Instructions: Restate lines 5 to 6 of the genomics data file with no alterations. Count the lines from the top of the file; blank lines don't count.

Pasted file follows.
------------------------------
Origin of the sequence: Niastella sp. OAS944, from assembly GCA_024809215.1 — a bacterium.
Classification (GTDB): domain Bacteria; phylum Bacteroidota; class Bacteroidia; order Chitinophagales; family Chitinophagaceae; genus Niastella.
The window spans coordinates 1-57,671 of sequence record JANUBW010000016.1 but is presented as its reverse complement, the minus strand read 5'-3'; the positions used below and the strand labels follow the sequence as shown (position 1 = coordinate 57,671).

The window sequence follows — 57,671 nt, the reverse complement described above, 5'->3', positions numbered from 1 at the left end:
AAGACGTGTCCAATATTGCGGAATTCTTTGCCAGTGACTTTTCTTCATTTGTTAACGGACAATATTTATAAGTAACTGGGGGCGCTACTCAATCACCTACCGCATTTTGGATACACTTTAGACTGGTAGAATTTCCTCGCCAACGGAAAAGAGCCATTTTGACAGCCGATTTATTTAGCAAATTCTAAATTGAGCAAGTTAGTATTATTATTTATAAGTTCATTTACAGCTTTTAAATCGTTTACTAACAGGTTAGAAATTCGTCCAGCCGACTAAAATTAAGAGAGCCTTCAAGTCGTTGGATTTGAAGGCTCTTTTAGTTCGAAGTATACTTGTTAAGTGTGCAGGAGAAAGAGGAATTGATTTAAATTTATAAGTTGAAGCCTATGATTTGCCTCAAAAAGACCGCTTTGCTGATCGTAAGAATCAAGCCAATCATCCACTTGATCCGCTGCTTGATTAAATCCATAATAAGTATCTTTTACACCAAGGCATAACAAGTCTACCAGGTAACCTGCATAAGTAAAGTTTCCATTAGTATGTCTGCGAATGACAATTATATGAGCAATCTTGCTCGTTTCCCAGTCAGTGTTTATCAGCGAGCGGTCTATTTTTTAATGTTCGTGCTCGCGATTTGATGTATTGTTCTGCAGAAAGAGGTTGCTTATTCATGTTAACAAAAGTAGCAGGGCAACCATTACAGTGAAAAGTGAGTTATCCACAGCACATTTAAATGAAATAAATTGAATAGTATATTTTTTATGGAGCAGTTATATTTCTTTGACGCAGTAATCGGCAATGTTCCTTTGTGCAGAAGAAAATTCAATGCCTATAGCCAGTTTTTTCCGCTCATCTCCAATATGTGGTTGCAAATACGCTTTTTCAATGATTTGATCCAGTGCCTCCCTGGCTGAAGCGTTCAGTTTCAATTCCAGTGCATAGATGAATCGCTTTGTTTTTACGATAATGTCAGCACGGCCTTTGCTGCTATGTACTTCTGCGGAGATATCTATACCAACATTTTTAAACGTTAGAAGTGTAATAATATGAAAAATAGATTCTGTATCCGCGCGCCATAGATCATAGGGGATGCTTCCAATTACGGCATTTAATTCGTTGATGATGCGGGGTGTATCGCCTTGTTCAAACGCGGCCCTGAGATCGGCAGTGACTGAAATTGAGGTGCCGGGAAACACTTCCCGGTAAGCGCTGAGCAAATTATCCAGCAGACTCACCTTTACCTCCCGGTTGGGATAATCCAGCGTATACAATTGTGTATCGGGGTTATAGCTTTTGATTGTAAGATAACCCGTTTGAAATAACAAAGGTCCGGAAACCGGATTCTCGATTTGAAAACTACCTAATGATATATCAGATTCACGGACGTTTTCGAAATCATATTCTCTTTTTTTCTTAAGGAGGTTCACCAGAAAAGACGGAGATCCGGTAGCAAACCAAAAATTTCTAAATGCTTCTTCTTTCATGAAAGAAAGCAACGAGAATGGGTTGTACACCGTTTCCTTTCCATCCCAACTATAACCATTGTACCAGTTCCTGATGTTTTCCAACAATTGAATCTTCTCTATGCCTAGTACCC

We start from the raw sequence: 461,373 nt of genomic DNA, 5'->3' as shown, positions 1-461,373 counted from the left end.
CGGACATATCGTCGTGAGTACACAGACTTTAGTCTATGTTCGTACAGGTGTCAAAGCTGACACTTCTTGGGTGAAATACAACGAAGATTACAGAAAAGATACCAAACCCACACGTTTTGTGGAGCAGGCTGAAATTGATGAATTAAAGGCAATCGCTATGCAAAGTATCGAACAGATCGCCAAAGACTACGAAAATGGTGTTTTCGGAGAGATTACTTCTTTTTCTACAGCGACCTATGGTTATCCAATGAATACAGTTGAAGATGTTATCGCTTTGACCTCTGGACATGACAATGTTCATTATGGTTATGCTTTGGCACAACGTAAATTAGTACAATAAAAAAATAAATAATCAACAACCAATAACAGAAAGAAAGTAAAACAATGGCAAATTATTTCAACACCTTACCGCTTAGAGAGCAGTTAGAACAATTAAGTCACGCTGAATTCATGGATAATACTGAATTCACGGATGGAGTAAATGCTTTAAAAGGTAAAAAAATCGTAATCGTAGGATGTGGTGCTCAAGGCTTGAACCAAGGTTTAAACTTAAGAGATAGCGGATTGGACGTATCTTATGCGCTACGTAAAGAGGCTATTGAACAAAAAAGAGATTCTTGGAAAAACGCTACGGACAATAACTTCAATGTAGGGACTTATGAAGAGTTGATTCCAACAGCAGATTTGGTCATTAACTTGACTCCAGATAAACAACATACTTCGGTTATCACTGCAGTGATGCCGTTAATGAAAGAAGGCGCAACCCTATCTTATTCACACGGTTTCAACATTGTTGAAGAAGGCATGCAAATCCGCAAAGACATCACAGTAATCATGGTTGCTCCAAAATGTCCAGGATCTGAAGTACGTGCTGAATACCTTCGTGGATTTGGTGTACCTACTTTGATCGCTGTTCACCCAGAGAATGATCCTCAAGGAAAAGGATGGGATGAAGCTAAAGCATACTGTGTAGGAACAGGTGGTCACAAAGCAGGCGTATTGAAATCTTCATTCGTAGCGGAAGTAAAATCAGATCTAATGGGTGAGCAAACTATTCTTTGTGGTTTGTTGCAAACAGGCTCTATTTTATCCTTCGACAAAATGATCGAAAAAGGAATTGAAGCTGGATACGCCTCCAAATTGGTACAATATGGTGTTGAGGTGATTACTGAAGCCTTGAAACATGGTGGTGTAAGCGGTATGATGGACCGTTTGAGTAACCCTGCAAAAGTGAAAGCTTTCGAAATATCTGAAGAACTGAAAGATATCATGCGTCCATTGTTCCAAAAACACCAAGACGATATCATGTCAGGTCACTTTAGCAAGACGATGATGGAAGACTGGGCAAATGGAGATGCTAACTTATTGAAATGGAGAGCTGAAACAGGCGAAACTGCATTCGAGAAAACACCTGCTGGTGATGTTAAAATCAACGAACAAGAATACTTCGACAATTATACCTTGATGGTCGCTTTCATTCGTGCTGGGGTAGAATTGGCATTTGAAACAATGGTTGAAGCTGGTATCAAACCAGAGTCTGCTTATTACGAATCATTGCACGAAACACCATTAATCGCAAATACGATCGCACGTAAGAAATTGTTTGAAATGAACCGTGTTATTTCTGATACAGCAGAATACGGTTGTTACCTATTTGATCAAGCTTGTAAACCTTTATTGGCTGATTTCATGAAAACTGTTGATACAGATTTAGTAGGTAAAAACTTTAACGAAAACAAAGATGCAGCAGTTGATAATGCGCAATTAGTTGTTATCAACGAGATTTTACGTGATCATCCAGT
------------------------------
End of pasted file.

AAGACGTGTCCAATATTGCGGAATTCTTTGCCAGTGACTTTTCTTCATTTGTTAACGGACAATATTTATAAGTAACTGGGGGCGCTACTCAATCACCTACCGCATTTTGGATACACTTTAGACTGGTAGAATTTCCTCGCCAACGGAAAAGAGCCATTTTGACAGCCGATTTATTTAGCAAATTCTAAATTGAGCAAGTTAGTATTATTATTTATAAGTTCATTTACAGCTTTTAAATCGTTTACTAACAGGTTAGAAATTCGTCCAGCCGACTAAAATTAAGAGAGCCTTCAAGTCGTTGGATTTGAAGGCTCTTTTAGTTCGAAGTATACTTGTTAAGTGTGCAGGAGAAAGAGGAATTGATTTAAATTTATAAGTTGAAGCCTATGATTTGCCTCAAAAAGACCGCTTTGCTGATCGTAAGAATCAAGCCAATCATCCACTTGATCCGCTGCTTGATTAAATCCATAATAAGTATCTTTTACACCAAGGCATAACAAGTCTACCAGGTAACCTGCATAAGTAAAGTTTCCATTAGTATGTCTGCGAATGACAATTATATGAGCAATCTTGCTCGTTTCCCAGTCAGTGTTTATCAGCGAGCGGTCTATTTTTTAATGTTCGTGCTCGCGATTTGATGTATTGTTCTGCAGAAAGAGGTTGCTTATTCATGTTAACAAAAGTAGCAGGGCAACCATTACAGTGAAAAGTGAGTTATCCACAGCACATTTAAATGAAATAAATTGAATAGTATATTTTTTATGGAGCAGTTATATTTCTTTGACGCAGTAATCGGCAATGTTCCTTTGTGCAGAAGAAAATTCAATGCCTATAGCCAGTTTTTTCCGCTCATCTCCAATATGTGGTTGCAAATACGCTTTTTCAATGATTTGATCCAGTGCCTCCCTGGCTGAAGCGTTCAGTTTCAATTCCAGTGCATAGATGAATCGCTTTGTTTTTACGATAATGTCAGCACGGCCTTTGCTGCTATGTACTTCTGCGGAGATATCTATACCAACATTTTTAAACGTTAGAAGTGTAATAATATGAAAAATAGATTCTGTATCCGCGCGCCATAGATCATAGGGGATGCTTCCAATTACGGCATTTAATTCGTTGATGATGCGGGGTGTATCGCCTTGTTCAAACGCGGCCCTGAGATCGGCAGTGACTGAAATTGAGGTGCCGGGAAACACTTCCCGGTAAGCGCTGAGCAAATTATCCAGCAGACTCACCTTTACCTCCCGGTTGGGATAATCCAGCGTATACAATTGTGTATCGGGGTTATAGCTTTTGATTGTAAGATAACCCGTTTGAAATAACAAAGGTCCGGAAACCGGATTCTCGATTTGAAAACTACCTAATGATATATCAGATTCACGGACGTTTTCGAAATCATATTCTCTTTTTTTCTTAAGGAGGTTCACCAGAAAAGACGGAGATCCGGTAGCAAACCAAAAATTTCTAAATGCTTCTTCTTTCATGAAAGAAAGCAACGAGAATGGGTTGTACACCGTTTCCTTTCCATCCCAACTATAACCATTGTACCAGTTCCTGATGTTTTCCAACAATTGAATCTTCTCTATGCCTAGTACCC

We start from the raw sequence: 461,373 nt of genomic DNA, 5'->3' as shown, positions 1-461,373 counted from the left end.